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Friday, September 13, 2013

Ambrosius Bosschaert

Roses, tulips, anemone, cyclamen
and other flowers in a porcelain
vase, Ambrosius Bosschaert
"It is the angelic hand of the great painter of flowers, Ambrosius, renowned even to the banks of death." 
--Ambrosius Bosschaert (in signing one of his paintings) 

In the annuls of art history it's not hard to find artists with outsized egos. While not exactly a requirement for the job, a certain degree of self-importance can come in handy in the course of an artist's career. A little is an asset. A lot is a liability. That would certainly fit the bill for the Dutch flower painter, Ambrosius Bosschaert. In the booming 17th century Dutch art world, artists specialized to a degree not unlike medical specialists today. Where once we had "eyes, ears, nose, and throat" specialists (EENTs), today, doctors in each of those areas have labels following their names all ending in "...oligist." I'm not certain is Bosschaert ever claimed to be a "floraloligist" but he certainly could claim the title as the foremost floral artist of his time (1573 – 1621), though art historians tend to think of him as having been the first Dutch artist to specialize in still-life painting (I won't ever try to add and "ologist" to that).
Fruit Still-life with Shells and Tulip, 1620, Ambrosius Bosschaert (the elder).
The arrangement seems somewhat contrived, but no less prone to insects.
Ambrosius Bosschaert (the elder) Only in details
such as this can you get a feel for the accuracy
with which the Bosschearts plied their trade.
It's not surprising his countrymen loved Bosschaert. The Dutch are in love with flowers of all kinds. In visiting the country last year, it seemed to me, the only thing more plentiful were bicycles. Not unexpectedly, tulips abound in Bosschaert's work, and not just run-of-the-mill tulips but hybrids. The Dutch bred flowers (then and now) like the British breed horses. But Bosschaert's floral arrangements are also rife with roses, Anemone, Cyclamen, Chrysanthemums, and enough others to keep a flower lover digging through pictorial reference books for weeks. And not only are Bosschaert's blossoms artfully arrange, they are scientifically accurate to the point of making them valuable illustrations in botanical journals (above, right).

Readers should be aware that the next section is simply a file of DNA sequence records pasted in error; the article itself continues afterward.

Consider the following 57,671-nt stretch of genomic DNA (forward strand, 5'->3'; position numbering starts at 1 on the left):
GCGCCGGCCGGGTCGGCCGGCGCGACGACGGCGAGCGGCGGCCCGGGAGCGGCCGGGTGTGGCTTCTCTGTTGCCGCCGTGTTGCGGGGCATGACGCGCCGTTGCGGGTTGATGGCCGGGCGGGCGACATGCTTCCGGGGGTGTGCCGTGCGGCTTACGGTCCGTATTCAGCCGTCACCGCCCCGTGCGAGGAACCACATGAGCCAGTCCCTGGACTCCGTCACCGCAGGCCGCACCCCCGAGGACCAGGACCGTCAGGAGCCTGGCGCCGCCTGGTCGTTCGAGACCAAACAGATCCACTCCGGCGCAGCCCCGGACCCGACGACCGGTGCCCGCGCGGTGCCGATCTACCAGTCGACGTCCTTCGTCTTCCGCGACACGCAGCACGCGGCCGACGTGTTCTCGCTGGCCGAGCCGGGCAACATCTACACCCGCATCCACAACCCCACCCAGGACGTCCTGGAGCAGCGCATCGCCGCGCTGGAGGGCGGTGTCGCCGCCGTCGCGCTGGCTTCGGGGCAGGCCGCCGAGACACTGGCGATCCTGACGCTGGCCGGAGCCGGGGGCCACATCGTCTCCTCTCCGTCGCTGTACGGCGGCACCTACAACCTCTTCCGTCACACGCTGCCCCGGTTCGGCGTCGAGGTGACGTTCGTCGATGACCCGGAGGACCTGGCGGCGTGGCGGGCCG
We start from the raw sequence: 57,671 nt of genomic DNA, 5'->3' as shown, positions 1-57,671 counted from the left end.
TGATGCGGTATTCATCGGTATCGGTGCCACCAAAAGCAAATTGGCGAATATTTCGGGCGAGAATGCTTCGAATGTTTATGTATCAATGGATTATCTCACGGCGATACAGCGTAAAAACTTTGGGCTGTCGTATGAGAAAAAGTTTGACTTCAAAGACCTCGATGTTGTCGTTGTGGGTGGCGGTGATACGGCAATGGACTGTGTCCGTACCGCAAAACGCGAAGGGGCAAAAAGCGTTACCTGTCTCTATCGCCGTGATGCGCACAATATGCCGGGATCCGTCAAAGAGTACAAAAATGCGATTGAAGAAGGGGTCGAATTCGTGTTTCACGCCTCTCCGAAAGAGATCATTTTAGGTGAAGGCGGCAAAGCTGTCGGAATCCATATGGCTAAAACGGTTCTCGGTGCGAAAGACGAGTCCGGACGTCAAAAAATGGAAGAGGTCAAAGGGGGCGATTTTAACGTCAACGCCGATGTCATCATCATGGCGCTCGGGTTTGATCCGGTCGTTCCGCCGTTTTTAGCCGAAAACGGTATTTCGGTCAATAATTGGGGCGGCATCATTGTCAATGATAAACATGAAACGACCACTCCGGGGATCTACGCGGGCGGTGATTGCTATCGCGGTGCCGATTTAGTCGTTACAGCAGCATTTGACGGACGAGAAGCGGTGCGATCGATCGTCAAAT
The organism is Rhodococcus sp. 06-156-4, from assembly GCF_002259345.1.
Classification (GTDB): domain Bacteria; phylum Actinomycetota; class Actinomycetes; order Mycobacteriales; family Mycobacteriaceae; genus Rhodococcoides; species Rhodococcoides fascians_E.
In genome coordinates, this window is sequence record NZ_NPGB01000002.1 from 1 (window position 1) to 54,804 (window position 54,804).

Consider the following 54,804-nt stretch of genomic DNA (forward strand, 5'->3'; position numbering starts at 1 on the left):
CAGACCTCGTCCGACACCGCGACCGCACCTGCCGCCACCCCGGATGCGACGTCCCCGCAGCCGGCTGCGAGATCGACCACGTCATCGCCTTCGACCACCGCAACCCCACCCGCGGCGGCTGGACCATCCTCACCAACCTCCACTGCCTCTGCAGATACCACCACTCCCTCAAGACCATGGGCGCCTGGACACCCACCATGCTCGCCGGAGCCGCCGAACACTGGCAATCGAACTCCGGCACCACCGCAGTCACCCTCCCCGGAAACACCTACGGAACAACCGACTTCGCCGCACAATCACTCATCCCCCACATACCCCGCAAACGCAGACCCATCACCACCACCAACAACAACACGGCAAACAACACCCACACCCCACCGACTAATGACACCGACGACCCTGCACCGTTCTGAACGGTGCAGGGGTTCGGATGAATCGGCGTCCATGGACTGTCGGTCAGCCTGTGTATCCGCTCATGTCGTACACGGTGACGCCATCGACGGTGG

Fruit Plate with Shells, Balthasar van der Ast. The brother-in-law also painted, though usually using a horizontal format. Bosschaert's flowers were almost always vertical.
Born in Antwerp, Bosschaert spent most of his life working from Middleburg where he moved in 1587 to avoid religious persecution. He ran something of a flower painting factory, manned by his three sons, Ambrosius II, Johannes, and Abraham, as well as his brother-in-law, Balthasar van der Ast (above). Their work is so similar, were it not for painted signatures, art historians would have long ago given up differentiating among them. Even at that, Ambrosius, his namesake, and his youngest son, Abraham, all signed their work AB (the two letters overlapping). Some believe the father was so busy selling the family's artistic output that he painted few of them himself. When Bosschaert chose to move up to a more vibrant art market, Amsterdam in 1613, the family moved with him. During the course of the next five years, their "art factory" moved to four different cities. In addition to flowers and other still-life items, Ambrosius (or one of his kids) also seems to have been fascinated by the bugs, worms, butterflies, and other admiring creatures they attracted. There's even a still life with a dead frog (below, accompanied by quite mournful-looking flies).
Dead Frog with Flies, 1630 Ambrosius Bosschaert II


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